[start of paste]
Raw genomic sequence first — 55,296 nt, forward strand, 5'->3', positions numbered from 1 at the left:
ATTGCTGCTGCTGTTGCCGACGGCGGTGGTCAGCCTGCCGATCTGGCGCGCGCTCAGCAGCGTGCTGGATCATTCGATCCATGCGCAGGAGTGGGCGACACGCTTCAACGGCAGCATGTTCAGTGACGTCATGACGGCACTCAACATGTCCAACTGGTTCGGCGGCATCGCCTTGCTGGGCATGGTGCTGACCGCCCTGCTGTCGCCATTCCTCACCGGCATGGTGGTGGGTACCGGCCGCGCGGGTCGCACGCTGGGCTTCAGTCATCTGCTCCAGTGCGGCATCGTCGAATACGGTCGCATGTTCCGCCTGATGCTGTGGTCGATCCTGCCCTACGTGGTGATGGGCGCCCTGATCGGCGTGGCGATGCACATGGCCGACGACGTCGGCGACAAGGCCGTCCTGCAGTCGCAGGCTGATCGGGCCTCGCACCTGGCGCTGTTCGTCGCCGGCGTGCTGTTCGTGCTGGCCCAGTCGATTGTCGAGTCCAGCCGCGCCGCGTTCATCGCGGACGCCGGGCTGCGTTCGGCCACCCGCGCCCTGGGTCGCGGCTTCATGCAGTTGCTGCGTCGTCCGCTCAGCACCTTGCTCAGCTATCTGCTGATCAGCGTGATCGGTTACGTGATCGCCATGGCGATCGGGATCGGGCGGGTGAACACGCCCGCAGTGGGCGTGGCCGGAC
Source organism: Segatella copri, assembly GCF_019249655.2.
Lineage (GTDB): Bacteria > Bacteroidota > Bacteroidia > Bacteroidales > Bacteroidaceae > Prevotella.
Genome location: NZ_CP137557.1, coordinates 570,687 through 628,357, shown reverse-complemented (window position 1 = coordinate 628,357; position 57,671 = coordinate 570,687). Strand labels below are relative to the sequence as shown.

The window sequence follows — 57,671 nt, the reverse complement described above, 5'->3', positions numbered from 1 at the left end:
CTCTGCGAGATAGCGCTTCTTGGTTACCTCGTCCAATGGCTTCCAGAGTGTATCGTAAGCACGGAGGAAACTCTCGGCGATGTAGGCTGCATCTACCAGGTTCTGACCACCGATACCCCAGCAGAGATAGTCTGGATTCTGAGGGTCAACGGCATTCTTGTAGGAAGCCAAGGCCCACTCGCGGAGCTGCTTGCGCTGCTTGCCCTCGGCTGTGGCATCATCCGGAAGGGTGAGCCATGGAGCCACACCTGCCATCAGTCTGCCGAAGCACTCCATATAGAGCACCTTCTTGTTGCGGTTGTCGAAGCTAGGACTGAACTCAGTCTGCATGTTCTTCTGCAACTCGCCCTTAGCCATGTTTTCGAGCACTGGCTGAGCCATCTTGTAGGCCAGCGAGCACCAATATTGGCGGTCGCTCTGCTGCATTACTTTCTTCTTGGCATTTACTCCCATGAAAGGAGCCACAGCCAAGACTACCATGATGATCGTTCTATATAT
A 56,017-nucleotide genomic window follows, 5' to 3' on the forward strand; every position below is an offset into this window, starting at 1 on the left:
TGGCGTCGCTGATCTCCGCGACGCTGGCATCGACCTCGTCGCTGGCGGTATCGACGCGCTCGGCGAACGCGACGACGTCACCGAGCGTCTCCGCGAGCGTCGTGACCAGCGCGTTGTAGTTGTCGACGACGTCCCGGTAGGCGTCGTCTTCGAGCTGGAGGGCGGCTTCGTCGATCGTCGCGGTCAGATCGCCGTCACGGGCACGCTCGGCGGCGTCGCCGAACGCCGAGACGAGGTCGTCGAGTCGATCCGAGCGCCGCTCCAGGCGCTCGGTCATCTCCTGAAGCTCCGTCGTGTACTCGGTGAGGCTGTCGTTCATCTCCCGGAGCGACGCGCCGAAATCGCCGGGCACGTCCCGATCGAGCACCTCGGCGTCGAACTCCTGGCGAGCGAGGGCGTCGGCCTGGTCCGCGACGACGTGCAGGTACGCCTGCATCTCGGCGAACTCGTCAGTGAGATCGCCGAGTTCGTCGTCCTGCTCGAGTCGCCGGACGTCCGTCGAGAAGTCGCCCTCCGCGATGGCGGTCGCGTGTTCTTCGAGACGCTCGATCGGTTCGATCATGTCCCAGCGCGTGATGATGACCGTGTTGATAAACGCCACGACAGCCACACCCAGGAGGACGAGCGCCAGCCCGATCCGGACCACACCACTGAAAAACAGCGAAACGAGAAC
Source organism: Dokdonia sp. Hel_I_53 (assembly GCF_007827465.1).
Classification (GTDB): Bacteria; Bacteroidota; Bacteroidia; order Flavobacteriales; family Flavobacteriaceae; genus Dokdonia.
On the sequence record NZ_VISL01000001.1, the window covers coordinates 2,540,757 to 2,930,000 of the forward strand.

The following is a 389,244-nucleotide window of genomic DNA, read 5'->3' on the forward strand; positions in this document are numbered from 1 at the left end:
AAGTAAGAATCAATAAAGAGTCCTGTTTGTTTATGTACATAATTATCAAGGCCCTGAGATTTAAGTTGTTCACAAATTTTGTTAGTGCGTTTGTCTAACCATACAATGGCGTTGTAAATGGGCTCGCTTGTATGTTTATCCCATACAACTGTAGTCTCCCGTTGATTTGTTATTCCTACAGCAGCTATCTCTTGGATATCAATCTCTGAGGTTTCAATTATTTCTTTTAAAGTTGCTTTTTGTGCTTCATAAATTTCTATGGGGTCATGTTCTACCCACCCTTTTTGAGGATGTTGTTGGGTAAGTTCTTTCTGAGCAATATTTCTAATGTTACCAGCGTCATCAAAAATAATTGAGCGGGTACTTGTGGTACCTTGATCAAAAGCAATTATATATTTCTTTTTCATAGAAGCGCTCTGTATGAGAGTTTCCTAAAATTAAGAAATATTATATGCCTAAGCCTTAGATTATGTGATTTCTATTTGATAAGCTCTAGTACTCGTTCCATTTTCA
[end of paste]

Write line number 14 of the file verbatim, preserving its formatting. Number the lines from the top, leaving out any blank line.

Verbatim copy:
AAGTAAGAATCAATAAAGAGTCCTGTTTGTTTATGTACATAATTATCAAGGCCCTGAGATTTAAGTTGTTCACAAATTTTGTTAGTGCGTTTGTCTAACCATACAATGGCGTTGTAAATGGGCTCGCTTGTATGTTTATCCCATACAACTGTAGTCTCCCGTTGATTTGTTATTCCTACAGCAGCTATCTCTTGGATATCAATCTCTGAGGTTTCAATTATTTCTTTTAAAGTTGCTTTTTGTGCTTCATAAATTTCTATGGGGTCATGTTCTACCCACCCTTTTTGAGGATGTTGTTGGGTAAGTTCTTTCTGAGCAATATTTCTAATGTTACCAGCGTCATCAAAAATAATTGAGCGGGTACTTGTGGTACCTTGATCAAAAGCAATTATATATTTCTTTTTCATAGAAGCGCTCTGTATGAGAGTTTCCTAAAATTAAGAAATATTATATGCCTAAGCCTTAGATTATGTGATTTCTATTTGATAAGCTCTAGTACTCGTTCCATTTTCA